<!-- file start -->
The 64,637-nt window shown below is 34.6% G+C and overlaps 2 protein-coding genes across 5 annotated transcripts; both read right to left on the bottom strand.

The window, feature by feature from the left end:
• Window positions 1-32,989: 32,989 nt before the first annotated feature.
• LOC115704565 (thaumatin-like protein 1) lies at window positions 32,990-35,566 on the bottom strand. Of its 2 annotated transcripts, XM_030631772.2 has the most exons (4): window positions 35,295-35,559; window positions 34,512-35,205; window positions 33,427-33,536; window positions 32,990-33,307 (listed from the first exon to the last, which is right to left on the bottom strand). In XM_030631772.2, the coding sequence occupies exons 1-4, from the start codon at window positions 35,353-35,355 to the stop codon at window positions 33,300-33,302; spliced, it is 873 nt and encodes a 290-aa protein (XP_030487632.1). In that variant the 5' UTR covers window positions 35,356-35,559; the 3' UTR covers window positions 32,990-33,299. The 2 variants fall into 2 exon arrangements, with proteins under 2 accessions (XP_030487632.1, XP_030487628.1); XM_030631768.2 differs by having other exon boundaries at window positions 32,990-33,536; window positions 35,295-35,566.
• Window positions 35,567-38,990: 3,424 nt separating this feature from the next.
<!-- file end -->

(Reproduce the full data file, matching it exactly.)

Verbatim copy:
The 64,637-nt window shown below is 34.6% G+C and overlaps 2 protein-coding genes across 5 annotated transcripts; both read right to left on the bottom strand.

The window, feature by feature from the left end:
• Window positions 1-32,989: 32,989 nt before the first annotated feature.
• LOC115704565 (thaumatin-like protein 1) lies at window positions 32,990-35,566 on the bottom strand. Of its 2 annotated transcripts, XM_030631772.2 has the most exons (4): window positions 35,295-35,559; window positions 34,512-35,205; window positions 33,427-33,536; window positions 32,990-33,307 (listed from the first exon to the last, which is right to left on the bottom strand). In XM_030631772.2, the coding sequence occupies exons 1-4, from the start codon at window positions 35,353-35,355 to the stop codon at window positions 33,300-33,302; spliced, it is 873 nt and encodes a 290-aa protein (XP_030487632.1). In that variant the 5' UTR covers window positions 35,356-35,559; the 3' UTR covers window positions 32,990-33,299. The 2 variants fall into 2 exon arrangements, with proteins under 2 accessions (XP_030487632.1, XP_030487628.1); XM_030631768.2 differs by having other exon boundaries at window positions 32,990-33,536; window positions 35,295-35,566.
• Window positions 35,567-38,990: 3,424 nt separating this feature from the next.